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Below are the examples various phases involved in a typical construction project
A. Inception and Feasibility
A1. Business Case.
A2. Identify Stakeholders.
A3. Collecting Requirements
A4. Budgeting and Feasibility study
A5. Work Program establishment.
B Design Phase
B1. Pre Design
B2. Concept Design
B3. Detailed Design
B4. Authority Approvals
C. Tendering and Procurement phase (May overlap with B)
C1 . Float RFP to Potential Contractors.
C2. Bid evaluation.
D. Execution phase
D2. Detailed work program.
D3.Engineering & Approvals
E. Close Out
E1. Testing and Commissioning.
E2. Authority Clearance
E3. Final Connections
E4. Close out documentation.
Hope it helps.
PMI PMBoK Guide ed6 say there are 4 'generic' life cycle phases for projects, and they have nothing to do with process groups, as you say:
1. starting the project
2. organizing and planning
3. carrying out the work
4. ending the project
And there are many other more specific lifecycles and phases, e.g. for SAP rollout projects:
2. business blueprint
4. final preparation
5. Go-Live and support
Or for SW development, the SDLC phases
1. project planning
2. gathering requirements
4. coding or implementation
Lifecycles are company or industry-standard specific or product specific. They govern the work of the project team.
Process groups are industry-agnostic and govern the work of the project manager.
DMAIC: Define, Measure, Analyze, Improve, and Control
Often they are based of Deming's Plan-Do-Study-Act.
A real life example is Boeing's problem solving model project phases:
0 - Contain the Problem
1 - Define & Describe the Problem or Opportunity
2 - Identify Root Causes
3 - Identify and Validate Proposed Solutions
4 - Implement the Solutions
5 - Sustain the Gains
Note that project execution is often not linear but instead has a lot of iteration. While implementing some solutions, you may identify new problems/opportunities. That can make describing the project phase difficult as some discrete deliverables will be at different maturity levels. This can be shown on an integrated schedule as a Tier 1 with an overall timeline, with smaller short-term focused efforts broken out on supporting Tier 2 schedules.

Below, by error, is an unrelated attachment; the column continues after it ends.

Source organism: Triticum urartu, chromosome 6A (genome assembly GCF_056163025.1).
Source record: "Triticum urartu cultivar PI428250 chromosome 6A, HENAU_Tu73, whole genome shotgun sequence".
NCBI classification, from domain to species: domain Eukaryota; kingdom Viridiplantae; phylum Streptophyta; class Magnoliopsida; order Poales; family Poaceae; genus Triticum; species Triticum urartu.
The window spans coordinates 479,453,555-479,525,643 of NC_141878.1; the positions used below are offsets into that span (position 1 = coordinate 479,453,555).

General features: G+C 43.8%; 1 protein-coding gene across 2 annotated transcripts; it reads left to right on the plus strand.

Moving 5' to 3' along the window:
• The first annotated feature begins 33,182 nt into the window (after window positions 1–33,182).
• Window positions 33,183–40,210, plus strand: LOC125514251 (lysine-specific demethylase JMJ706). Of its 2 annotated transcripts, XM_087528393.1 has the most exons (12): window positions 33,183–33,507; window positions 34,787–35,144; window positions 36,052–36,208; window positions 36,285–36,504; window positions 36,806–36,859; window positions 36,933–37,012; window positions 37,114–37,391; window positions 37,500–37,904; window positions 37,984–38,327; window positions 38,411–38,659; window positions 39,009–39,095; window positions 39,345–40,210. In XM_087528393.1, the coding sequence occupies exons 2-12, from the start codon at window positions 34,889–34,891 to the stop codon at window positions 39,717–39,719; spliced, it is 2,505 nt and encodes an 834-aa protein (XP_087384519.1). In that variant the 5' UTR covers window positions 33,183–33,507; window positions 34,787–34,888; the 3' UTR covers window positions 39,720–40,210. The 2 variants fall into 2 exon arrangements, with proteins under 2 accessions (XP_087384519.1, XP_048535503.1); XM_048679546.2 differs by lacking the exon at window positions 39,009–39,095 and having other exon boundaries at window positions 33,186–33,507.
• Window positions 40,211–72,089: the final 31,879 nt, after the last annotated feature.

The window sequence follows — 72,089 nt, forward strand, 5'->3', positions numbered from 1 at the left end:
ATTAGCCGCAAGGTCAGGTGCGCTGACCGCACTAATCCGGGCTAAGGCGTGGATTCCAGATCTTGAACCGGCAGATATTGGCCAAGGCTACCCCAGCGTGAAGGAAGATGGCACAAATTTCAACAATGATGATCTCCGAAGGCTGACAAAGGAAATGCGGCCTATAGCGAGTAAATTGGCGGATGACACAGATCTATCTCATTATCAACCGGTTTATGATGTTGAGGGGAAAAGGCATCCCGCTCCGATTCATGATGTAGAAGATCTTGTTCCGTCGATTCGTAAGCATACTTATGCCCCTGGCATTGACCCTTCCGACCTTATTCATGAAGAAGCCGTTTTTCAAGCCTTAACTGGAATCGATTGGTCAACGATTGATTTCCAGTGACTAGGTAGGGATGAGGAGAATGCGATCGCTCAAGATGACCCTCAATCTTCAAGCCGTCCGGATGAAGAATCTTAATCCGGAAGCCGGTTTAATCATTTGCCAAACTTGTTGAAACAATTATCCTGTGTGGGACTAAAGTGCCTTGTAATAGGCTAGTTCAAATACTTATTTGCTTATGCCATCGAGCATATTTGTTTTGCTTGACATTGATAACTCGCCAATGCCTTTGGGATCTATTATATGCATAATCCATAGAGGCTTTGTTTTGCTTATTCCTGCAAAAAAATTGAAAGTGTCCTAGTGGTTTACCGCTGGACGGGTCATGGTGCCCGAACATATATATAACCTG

On a software development project, an example of phases would be:
1. Requirement analysis.
2. Detailed planning.
3. Product design.
6. Deployment on Production
7. Post-production review, and service maintenance.
In my case, what I teach to my students is calling it as they want. Just I pointed out that the name is a key thing to engage stakeholders (as other things of course).
For software development and data projects: no phases. I generally aim for iterative / incremental / continuous delivery without any kind of phasing.
Since phases are also just timeboxes to structure the project lifecycle from start to end, sprints can be seen as phases.
Hi Thomas, A phase is defined, in the main, by its objectives or by the kind of work being undertaken, as evidenced by your description of SDLC in this chat. A sprint is defined only by time. It seems to me the question here makes no sense if we interpret a phase to be a timebox like a week or a fortnight (how can we list them other than by saying 1,2,3 . . .) but perfect sense if we understand a phase to be defined by its activities or outcomes. That was what I had in mind when I said no phases.
yes, it depends on the definition of a phase, and there are many.
If we take PMBoK Guide 7th, a project phase is
'a collection of logically related project activities that culminates in the completion of one or more deliverables'.
For me that perfectly describes a sprint in Scrum. The deliverables need not be defined at the beginning of the project (that would be predictive).
As we know from other definitions, phases may be repetitive (e.g. any sinus curve), and project lifecycles can be iterative, for example the cyclical project lifecycle as described by Barry W. Boehm in 1988. This also fits to Scrum sprints.
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